Emily Kennedy | Sociology

Research Interests

Kennedy's research examined the question: what is the effect of the Digital Age on sex work, the sex industry, and stigma. Over the summer she finalized two dissertation chapters thanks to this fellowship. One chapter examined popular culture representations of sex workers over 23 years in the Digital Age, and the other chapter uses in-depth interview data with 36 workers to capture their perceptions of change in their industry.

 


Natasa Kravchenko | Educational Psychology

Research Interests

Kravchenko’s research focuses on the psychological processes involved in making moral decisions, including empathy and moral reasoning. Her research plans for the near future involve examining the use of literary works as a vehicle for promoting empathy and expanding the circle of moral concern.

 


Khoa Nguyen Minh Le | Mathematics

Research Interests

Le's research focuses on well-posedness and fine properties of solutions for stochastic partial differential equations (SPDE). Using tools from probability theory and stochastic analysis, he studies how randomness can affect a certain model and how the solution of a SPDE behave over a large period of time.

 


Sarah Marten | Educational Leadership and Policy Studies

Research Interests

Marten’s research explores the impact of accountability policies on the interpretive frameworks that drive teachers’ classroom decision-making. She is conducting a qualitative study that draws on sociology of work literature to determine if teachers’ interpretive frameworks shifted from more craft-like in the pre-NCLB era to more engineer-like in the post-NCLB era. Her preliminary findings suggest that teachers’ frameworks are segmented into three dimensions: instructional, relational and civic; and that the instructional dimension shifted from craft-like to engineer-like in more substantial ways than the other two. These conclusions offer a crucial perspective on the effectiveness of accountability policies that may have gone unnoticed in previous policy research.

 


Kyungjin Min | Ecology & Evolutionary Biology

Research Interests

Min explores how soil microorganisms will respond to changing environments, such as increasing temperature and land-use change. She uses various lab and field techniques to investigate microbial decomposition of soil organic matter and subsequent greenhouse gas emissions. Also, using DNA sequencing, she analyzes how soil microbial structure shapes with environmental changes.

 


Felicia Mitchell | Social Welfare

Research Interests

Felicia’s research centers on the health and well-being of historically underrepresented racial and ethnic groups, particularly in relation to chronic diseases, social and environmental determinants of health, and health policy. Felicia is currently working on her dissertation that aims to support the Kickapoo Tribe in Kansas in sharing their story of how their perceptions of the environment influence their use of and interactions with water in their community and the potential implications it has for the health and well-being of their Tribe.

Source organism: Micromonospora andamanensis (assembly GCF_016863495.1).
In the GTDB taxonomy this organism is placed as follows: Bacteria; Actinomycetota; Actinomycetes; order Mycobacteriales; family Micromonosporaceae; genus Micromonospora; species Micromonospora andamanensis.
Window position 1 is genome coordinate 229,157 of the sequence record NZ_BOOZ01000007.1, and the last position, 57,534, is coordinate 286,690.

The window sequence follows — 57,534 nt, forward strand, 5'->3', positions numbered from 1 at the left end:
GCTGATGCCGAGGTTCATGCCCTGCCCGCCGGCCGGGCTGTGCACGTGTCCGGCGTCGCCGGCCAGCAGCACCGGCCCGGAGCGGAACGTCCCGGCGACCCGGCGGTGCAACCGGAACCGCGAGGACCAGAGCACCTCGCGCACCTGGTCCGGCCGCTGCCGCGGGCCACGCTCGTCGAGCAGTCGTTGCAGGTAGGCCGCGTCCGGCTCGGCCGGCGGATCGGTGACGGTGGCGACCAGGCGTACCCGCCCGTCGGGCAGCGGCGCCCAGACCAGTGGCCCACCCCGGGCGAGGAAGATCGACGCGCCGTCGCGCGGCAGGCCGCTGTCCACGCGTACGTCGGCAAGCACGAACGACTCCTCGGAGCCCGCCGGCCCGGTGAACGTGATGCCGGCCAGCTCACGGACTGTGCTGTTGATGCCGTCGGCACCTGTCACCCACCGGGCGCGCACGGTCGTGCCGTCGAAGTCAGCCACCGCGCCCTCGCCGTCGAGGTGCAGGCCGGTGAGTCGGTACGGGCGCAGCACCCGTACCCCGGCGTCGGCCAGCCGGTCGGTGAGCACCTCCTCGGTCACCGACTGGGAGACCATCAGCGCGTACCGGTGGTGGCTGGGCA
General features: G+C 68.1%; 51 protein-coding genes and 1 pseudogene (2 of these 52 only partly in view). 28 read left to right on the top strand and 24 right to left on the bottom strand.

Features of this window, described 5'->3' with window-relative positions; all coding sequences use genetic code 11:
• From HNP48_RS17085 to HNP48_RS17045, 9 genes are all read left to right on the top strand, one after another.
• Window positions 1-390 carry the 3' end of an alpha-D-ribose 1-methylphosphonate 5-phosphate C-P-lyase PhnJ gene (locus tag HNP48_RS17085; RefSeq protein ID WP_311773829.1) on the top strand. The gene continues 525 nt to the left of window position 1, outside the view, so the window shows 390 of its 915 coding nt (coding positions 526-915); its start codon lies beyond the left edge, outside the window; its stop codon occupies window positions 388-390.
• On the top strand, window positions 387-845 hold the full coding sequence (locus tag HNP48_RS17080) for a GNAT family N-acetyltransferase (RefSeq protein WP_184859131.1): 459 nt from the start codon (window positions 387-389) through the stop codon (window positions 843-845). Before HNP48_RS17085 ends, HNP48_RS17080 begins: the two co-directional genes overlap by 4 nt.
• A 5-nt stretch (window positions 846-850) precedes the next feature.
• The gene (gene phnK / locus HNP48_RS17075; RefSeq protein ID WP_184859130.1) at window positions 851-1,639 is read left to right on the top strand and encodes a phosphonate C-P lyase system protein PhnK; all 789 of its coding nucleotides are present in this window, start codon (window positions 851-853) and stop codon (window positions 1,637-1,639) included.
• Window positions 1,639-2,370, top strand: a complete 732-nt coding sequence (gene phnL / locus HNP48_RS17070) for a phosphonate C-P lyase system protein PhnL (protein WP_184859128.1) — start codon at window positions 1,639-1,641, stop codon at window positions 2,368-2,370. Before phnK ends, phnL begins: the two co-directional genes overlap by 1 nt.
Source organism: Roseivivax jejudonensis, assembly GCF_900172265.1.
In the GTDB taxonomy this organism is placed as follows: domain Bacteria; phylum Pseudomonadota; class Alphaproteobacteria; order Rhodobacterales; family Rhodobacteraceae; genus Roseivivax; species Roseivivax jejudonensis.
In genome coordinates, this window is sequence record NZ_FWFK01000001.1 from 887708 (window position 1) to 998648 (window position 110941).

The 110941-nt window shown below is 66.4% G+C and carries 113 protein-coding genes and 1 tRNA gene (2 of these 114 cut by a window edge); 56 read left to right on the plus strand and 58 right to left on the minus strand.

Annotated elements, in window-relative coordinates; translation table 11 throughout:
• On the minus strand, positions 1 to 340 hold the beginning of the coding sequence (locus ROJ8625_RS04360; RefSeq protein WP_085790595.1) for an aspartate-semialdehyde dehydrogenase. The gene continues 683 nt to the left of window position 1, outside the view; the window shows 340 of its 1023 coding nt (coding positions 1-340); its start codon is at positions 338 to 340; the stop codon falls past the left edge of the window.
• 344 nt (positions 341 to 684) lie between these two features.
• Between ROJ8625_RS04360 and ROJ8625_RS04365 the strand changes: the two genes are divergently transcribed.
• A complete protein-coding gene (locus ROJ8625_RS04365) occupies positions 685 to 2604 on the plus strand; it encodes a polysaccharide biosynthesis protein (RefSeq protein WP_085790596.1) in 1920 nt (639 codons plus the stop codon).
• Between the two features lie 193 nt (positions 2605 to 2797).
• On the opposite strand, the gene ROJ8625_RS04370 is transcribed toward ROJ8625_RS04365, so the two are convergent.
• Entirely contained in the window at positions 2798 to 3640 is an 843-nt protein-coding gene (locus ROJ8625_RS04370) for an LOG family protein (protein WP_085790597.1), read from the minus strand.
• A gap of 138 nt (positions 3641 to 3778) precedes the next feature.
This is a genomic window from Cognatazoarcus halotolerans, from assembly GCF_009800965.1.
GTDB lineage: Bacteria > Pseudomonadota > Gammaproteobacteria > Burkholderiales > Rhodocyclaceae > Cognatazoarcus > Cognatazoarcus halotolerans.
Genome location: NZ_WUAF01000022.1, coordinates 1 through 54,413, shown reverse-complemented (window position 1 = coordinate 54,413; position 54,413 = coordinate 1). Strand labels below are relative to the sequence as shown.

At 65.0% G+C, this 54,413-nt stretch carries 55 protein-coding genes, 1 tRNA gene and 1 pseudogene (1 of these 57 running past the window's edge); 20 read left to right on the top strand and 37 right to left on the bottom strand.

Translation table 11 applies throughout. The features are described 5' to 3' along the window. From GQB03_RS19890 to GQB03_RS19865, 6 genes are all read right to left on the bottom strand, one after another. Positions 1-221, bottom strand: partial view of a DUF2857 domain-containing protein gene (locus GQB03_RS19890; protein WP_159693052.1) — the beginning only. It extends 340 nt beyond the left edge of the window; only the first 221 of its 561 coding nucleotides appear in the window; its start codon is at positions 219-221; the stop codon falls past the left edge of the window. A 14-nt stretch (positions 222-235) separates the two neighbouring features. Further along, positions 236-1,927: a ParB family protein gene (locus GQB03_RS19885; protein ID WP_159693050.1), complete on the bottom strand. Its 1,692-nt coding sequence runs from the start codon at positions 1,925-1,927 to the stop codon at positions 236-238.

Tarrah Mitchell | Clinical Child Psychology

Research Interests

The goal of Tarrah’s research is to understand the psychological and social predictors and outcomes associated with physical activity and eating attitudes and behaviors in youth. Specifically, her research explores the associations among children's emotions, peer relations, physical activity, and eating attitudes and behaviors over time.

 


Gopolang Mohlabeng | Physics & Astronomy

Research Interests

The standard model of elementary particle physics is a very successful theory, able to explain many aspects of fundamental particles and their interactions. The recent discovery of the Higgs Boson at the Large Hadron Collider in CERN, means that the standard model is complete. It however leaves some unexplained, open questions, one of which is the long-standing puzzle of dark matter. The identity of dark matter remains one of the greatest mysteries in physics and thus provides the most compelling evidence for new physics beyond the standard model. Understanding the physics beyond the standard model gives us a better insight into the physics governing our Universe. Dark matter is believed to be the entity responsible for the structure (galaxies, galaxy clusters, etc) we see in our Universe today, in fact there is exceptional astrophysical evidence that points to this fact.